Through an extensive repository of images from the BKD Archives, the exhibition tries to recreate life from the turn-of-the-century up until mid-century. Forge a lens into a time in history filled with glamour and intrigue. And through a close visual anthropological study, hoping to recreate some complexities of that time, spin narratives about costume, jewellery and entertainment customs, and bring to life these fascinating people, with a retelling of anecdotes and idiosyncrasies. Sawhney says, “The photographs are from the turn of the century, from their days in Nepal till about the 40s in India. It’s a beautiful collection of images that show life in those times, their parties, travels, their body language and their clothes. It’s interesting to see in these photographs that with time how clothes also evolved. They are costume type in voluminous pyjamas, hair done in crazy hairdos and lots of jewellery. And slowly perhaps something that came with life in exile. They were staying in a different country, where did not have their courtly duties, so you can see their clothes and hair became casual and minimal jewellery. May be they lost it or sold it off. There was a lot of western influence. A lot of cross dressing happened, a lot of women wore turbans. The women were very liberal at that time. They did all the things men did. Whereas in other families women were living in parda system. You can see photography evolved from formal studios to smaller cameras that people could take out during travel. The backdrop went from fake forest studios to actual forests.” People would be able to have sneak peek into the photographs, postcards, records, letters and notes dating back over a century that provides a rare glimpse into the life of Nepal’s most liberal Prime Minister Dev Shamsher Rana – his short rule, his journey to India and subsequently takes up narrative in the twenties and thirties when his seven children lived in Mussoorie, in Fairlawn Castle.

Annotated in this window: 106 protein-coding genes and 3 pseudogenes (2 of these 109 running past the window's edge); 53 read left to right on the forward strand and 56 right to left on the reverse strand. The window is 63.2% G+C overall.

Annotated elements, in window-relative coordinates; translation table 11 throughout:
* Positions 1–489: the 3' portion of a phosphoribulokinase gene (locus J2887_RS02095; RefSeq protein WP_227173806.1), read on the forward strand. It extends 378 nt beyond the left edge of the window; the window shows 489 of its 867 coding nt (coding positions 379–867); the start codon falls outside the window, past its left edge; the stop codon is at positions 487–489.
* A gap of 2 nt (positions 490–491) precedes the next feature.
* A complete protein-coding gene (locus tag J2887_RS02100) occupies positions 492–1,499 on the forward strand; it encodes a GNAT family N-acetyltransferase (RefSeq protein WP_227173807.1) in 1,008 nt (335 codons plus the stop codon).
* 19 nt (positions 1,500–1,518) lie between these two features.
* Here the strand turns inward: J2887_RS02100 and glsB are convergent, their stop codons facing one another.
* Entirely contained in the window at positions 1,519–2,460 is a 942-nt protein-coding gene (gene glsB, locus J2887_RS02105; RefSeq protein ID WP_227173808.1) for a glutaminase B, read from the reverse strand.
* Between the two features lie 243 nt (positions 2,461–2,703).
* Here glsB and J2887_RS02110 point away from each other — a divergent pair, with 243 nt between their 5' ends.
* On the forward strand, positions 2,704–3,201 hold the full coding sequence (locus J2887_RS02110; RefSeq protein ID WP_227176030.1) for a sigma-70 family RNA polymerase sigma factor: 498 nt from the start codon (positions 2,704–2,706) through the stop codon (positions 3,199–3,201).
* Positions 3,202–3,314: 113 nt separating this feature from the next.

Arya adds, “As a photographer, who comes from analogue times, it always intrigues me, what kind of technology was used in taking these pictures. That’s what interests me when I see the archives. Photography is the only art in the world, that has a very deep link with the craft and the craft has been evolving. Today the craft is in your phone.”

“The main idea is to put it to the public, so that researchers, scholars etc can access it. We have tried to tell the journey of Dev Shamsher Rana. We have tried to comment on the different types of techniques in photography. We have also created some studio setups, as we were fascinated by the kind of backdrops that were used during those times to come and have a real experience of the studio from that period. In the exhibition, Aditya’s collection of 150 cameras is planned in a chrolonological manner, so you can see the cameras that were used for certain photographs and how the camera also evolved,” concludes Sawhney.

Exhibition – Nirvasanama: Portraits of a life in Exile through changing Viewfinders
Dates: 19th – 24th August 2018
Venue: Visual Arts Gallery, India Habitat Centre, Lodhi Road, New Delhi
Time: 10am to 8pm
Photo Credit: BKD Archives and India Photo Archive Foundation